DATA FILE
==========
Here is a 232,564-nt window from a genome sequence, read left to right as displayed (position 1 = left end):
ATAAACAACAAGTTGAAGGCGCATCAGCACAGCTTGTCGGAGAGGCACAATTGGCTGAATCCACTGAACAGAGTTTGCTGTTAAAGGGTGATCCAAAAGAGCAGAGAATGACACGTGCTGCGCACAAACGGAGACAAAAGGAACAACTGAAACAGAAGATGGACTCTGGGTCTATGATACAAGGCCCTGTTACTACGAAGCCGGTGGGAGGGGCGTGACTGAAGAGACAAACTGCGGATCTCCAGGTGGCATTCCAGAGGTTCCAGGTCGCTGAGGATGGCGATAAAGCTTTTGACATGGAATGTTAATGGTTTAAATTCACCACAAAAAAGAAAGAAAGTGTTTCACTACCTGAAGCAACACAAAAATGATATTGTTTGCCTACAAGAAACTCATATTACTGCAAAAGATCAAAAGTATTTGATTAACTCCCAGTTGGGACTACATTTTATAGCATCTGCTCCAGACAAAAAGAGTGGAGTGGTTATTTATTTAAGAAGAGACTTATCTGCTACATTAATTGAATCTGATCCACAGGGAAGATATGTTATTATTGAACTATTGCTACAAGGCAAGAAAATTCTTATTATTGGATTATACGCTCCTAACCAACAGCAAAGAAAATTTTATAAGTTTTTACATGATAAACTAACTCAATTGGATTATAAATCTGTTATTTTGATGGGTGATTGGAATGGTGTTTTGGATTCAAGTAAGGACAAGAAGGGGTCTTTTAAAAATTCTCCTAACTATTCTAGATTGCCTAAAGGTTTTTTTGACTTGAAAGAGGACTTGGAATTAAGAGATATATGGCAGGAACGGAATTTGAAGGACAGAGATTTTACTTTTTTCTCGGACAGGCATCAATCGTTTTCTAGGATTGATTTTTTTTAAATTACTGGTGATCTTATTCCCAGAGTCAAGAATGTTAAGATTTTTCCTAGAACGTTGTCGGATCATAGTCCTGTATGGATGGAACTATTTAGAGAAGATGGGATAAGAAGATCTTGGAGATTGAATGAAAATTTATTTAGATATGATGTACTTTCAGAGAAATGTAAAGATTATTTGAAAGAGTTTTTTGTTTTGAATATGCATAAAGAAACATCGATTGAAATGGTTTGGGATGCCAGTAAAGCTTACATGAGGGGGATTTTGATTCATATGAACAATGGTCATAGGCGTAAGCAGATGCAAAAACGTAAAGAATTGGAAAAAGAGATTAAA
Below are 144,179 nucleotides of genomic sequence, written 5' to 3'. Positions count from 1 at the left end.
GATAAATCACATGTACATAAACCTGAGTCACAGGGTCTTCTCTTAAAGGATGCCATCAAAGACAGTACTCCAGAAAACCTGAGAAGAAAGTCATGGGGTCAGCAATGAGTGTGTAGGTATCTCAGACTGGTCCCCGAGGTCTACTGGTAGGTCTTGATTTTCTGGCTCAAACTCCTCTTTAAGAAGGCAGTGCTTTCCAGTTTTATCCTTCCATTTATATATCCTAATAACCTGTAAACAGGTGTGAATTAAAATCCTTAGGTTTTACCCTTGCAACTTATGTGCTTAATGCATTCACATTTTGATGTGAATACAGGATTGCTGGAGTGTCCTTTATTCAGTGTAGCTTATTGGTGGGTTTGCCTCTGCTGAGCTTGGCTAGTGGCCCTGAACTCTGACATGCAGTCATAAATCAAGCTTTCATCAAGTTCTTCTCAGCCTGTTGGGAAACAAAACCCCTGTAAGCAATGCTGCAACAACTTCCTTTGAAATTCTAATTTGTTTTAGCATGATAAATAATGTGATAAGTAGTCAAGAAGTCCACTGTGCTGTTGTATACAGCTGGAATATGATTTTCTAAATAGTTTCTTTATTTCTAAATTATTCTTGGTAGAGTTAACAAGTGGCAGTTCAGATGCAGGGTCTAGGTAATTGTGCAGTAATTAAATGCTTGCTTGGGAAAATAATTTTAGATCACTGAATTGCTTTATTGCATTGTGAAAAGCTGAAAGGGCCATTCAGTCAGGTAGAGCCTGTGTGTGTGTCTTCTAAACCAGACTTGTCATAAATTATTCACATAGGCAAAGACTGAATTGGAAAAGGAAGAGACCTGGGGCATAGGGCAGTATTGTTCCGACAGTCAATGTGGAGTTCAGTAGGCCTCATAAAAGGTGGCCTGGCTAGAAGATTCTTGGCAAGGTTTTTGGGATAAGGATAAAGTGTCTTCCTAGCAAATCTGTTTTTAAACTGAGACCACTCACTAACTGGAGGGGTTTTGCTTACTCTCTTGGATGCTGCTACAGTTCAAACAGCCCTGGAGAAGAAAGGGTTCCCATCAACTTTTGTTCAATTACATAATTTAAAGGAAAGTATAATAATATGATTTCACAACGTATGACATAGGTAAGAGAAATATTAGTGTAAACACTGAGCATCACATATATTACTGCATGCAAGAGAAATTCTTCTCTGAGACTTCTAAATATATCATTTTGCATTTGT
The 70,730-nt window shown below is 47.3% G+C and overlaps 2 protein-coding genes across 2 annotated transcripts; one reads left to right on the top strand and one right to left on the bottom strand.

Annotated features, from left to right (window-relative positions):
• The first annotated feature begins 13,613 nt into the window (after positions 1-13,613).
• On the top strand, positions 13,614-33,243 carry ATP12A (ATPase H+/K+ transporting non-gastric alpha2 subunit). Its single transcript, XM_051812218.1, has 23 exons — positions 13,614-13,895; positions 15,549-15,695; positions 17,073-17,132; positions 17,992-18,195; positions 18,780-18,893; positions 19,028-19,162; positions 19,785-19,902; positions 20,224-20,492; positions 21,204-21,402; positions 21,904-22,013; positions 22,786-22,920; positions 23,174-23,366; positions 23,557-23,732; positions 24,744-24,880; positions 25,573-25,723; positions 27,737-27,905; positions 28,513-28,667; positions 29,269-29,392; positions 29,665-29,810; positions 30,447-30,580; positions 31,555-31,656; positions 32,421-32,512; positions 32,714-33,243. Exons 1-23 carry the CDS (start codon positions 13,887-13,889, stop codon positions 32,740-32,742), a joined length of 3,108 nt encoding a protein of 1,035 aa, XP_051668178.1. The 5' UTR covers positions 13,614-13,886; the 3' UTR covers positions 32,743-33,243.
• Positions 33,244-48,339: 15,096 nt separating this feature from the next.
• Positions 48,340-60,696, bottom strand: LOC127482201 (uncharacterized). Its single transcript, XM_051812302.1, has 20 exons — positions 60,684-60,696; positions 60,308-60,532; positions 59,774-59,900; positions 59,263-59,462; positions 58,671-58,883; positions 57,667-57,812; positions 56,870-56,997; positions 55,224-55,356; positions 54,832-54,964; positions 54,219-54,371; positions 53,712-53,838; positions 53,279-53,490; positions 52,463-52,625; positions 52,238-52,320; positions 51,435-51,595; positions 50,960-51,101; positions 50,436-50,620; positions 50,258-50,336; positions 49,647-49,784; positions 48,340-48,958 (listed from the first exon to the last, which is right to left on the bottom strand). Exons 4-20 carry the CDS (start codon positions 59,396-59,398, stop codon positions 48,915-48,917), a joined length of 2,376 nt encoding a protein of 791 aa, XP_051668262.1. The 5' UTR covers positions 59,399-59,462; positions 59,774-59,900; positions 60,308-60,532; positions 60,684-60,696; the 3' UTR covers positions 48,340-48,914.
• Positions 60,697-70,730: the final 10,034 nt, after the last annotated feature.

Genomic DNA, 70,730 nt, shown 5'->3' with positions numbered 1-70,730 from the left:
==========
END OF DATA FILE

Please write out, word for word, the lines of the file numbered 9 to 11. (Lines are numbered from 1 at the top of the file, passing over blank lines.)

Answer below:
• Positions 33,244-48,339: 15,096 nt separating this feature from the next.
• Positions 48,340-60,696, bottom strand: LOC127482201 (uncharacterized). Its single transcript, XM_051812302.1, has 20 exons — positions 60,684-60,696; positions 60,308-60,532; positions 59,774-59,900; positions 59,263-59,462; positions 58,671-58,883; positions 57,667-57,812; positions 56,870-56,997; positions 55,224-55,356; positions 54,832-54,964; positions 54,219-54,371; positions 53,712-53,838; positions 53,279-53,490; positions 52,463-52,625; positions 52,238-52,320; positions 51,435-51,595; positions 50,960-51,101; positions 50,436-50,620; positions 50,258-50,336; positions 49,647-49,784; positions 48,340-48,958 (listed from the first exon to the last, which is right to left on the bottom strand). Exons 4-20 carry the CDS (start codon positions 59,396-59,398, stop codon positions 48,915-48,917), a joined length of 2,376 nt encoding a protein of 791 aa, XP_051668262.1. The 5' UTR covers positions 59,399-59,462; positions 59,774-59,900; positions 60,308-60,532; positions 60,684-60,696; the 3' UTR covers positions 48,340-48,914.
• Positions 60,697-70,730: the final 10,034 nt, after the last annotated feature.